• IL-08: I'm not exactly broken up by this news: Ex-Rep. Melissa Bean, whose race was the closest in the nation last year (she lost by 290 votes to a real piece of work), says she won't run again. She's now CEO of something called the Executives Club of Chicago, which doesn't really give off a man-of-the-people vibe, now does it?
• MI-09: If there's one guy repeatedly written off as a redistricting victim who I'd really love to see find a way to survive, it's Rep. Gary Peters. Despite what must have been an exhausting last several years raising money, the Michigan Dem wasted no time getting right back into the game, pulling in over $400K in Q1. He has half a mil on hand.
• NM-01: This Roll Call piece (also linked below in a redistricting item) mentions a few Dem names we hadn't discussed here before: state Rep. Al Park, Bernalillo County Clerk Maggie Toulouse Oliver, and Bernalillo County Commissioner Michelle Lujan Grisham, who lost the 2008 primary for this seat.
• NY-13: Ex-Rep. Mike McMahon will join the "government relations" (i.e., lobbying) group at a mid-sized NYC law firm. He's apparently being brought on as "counsel" status, rather than as a partner, so this could just be a way-station to allow him to pay the bills as he weighs a re-match... but of course, he risks getting hit with the lobbyist taint.
• PA-17: Activist Sheila Dow-Ford confirms the rumors that she's considering another run against Rep. Tim Holden, against whom she took 35% in the Democratic primary last year. Holden could get a bluer district when all is said and done, so a challenge from the left is a real possibility - but as Dow-Ford herself notes, others are interested, and I wouldn't be surprised if some bigger-name candidates got in if the seat became markedly more Dem.
• UT-02: Huh - I can't exactly accuse the Salt Lake Tribune of burying the lede, since they put this in the second graf, but Rep. Jim Matheson says he's waiting to see what the new district lines look like before deciding whether to run again, or instead if he'll seek statewide office. A statewide run doesn't seem like a particularly appealing escape hatch, but both Gov. Gary Herbert (see item above) and Sen. Orrin Hatch could wind up damaged by teabaggers, so you never know. A couple of other statewide offices Matheson could see (Treasurer, Auditor) are up as well.
Also, Some Dude Chuck Williams, an Air Force vet who lost a couple of GOP primaries for Congress... in California... says he plans to challenge Matheson for his House seat, and that he'll run regardless of where the lines get drawn.
• VA-11: Via FEC Kenobi, Some Dude Christopher Perkins just filed as a Republican to challenge Gerry Connolly. That's a pretty un-Google-able name, so I can't tell you much about him... though I do know his home is worth $743,130!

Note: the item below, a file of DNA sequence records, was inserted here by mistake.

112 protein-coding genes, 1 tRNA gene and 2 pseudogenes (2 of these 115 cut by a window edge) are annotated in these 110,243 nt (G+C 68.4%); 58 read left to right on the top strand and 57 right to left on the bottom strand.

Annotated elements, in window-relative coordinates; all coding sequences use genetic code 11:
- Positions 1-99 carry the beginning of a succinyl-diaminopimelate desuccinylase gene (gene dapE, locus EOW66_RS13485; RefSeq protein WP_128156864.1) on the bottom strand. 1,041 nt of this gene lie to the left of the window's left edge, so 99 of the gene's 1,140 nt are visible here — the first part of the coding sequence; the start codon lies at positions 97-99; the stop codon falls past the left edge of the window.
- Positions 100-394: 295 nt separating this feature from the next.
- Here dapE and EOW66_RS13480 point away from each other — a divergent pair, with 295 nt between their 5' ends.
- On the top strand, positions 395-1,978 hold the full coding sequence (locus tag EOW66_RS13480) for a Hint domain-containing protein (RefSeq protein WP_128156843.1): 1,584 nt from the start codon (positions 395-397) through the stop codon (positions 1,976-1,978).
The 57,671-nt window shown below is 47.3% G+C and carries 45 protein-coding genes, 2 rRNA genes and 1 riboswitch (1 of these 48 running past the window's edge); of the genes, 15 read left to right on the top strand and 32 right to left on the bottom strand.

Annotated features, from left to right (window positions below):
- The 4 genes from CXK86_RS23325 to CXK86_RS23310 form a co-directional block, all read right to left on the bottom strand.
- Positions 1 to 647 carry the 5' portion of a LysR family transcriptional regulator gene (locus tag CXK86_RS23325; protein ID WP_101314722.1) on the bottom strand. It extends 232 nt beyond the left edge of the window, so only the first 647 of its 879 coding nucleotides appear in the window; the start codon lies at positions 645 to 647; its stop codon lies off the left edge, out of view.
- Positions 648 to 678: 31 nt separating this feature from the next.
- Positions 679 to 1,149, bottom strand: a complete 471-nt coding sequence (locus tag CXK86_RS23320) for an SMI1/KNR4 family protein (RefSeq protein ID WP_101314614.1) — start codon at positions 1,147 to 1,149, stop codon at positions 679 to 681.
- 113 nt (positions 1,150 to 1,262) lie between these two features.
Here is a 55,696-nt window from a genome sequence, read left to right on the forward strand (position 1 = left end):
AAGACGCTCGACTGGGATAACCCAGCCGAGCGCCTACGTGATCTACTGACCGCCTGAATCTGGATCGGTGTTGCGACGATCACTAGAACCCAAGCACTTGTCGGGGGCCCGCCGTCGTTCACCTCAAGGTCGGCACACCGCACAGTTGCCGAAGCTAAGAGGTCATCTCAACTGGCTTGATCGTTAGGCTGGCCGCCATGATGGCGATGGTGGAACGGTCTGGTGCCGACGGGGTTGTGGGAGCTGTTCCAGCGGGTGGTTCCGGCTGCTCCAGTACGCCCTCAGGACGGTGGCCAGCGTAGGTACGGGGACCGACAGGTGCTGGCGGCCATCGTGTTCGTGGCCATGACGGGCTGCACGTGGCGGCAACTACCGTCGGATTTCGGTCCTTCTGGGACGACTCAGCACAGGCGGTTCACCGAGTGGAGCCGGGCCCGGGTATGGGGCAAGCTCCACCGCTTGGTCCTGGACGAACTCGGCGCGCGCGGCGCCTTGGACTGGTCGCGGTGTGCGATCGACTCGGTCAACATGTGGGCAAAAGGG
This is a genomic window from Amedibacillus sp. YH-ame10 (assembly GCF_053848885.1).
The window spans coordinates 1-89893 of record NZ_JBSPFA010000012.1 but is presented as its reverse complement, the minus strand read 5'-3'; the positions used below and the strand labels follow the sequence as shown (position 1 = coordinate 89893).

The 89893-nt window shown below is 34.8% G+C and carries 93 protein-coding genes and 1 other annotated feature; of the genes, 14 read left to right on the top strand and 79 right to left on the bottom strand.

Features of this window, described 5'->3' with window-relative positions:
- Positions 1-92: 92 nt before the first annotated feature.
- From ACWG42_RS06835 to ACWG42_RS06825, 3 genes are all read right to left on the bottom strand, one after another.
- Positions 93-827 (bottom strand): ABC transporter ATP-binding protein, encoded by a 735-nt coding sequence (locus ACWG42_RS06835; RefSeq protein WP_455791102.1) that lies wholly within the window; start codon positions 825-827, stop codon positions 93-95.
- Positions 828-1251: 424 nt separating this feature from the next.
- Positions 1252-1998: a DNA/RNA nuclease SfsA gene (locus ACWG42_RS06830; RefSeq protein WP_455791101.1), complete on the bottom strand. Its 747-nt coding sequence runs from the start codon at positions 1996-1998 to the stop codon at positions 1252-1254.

• WV-01: Freshman Rep. David McKinley (R), who won a close race last year, says he's raised over half a mil in the first quarter. Note, though, that he still has $670K in campaign debt from last cycle.
• Allegheny Co. Exec.: PoliticsPA, via Municipoll, has a race out on the Allegheny, PA County Executive's race. I'm gonna admit straight off the bat that I don't know the players here, but click through for details.
• IN-SoS: So a judge allowed a Dem challenge to SoS Charlie White's eligibility to serve in office to proceed, but really, you just need to read Bob Bobson's summary of where things stand - and where things will head now. (Bob's been doing an awesome job of staying on top of this oftentimes-complicated story, so pay attention to him.)
• Champaign, IL Mayor: Here's a nice little election result that we otherwise missed: The avowedly teabagging mayor of Champaign, Illinois was narrowly defeated by a political newcomer on Tuesday night, the first time, in fact, that he'd ever been opposed in 12 years in office. I'm a little surprised that the university town of Champaign would have elected such a wingnut in the first place, but this is still good news.
• Specials: Johnny Longtorso:
Democrat Kevin Johnson won a 5-point victory over Republican Sonny Sanders in South Carolina's HD-64.
[On whether this seat was supposedly a Dem stronghold:]
I took another look at it; it's almost all of a county that Obama got around 56% in along with one or two precincts of an adjacent county, and it's about 50/50 white/black, so black turnout may have been low. So he just did a few points worse than Obama's numbers in 2008.
• Wisconsin Recall: Dems filed over 22,000 signatures to recall state Sen. Randy Hopper yesterday. Republicans claim they are close to filing petitions for Sen. Robert Wirch, one of the more endangered Dems on the list.
• WATN?: Ethan Hastert, son of ex-Speaker Denny the Hutt and victim of a genuinely impressive teabagger-fueled anybody-but-Ethan movement to deny him the GOP nomination in IL-14 last year, has managed to win elective office this year. He earned a council seat in the village of Elburn, IL, which has a population that is actually a few thousand smaller than my census tract. Don't call it a comeback!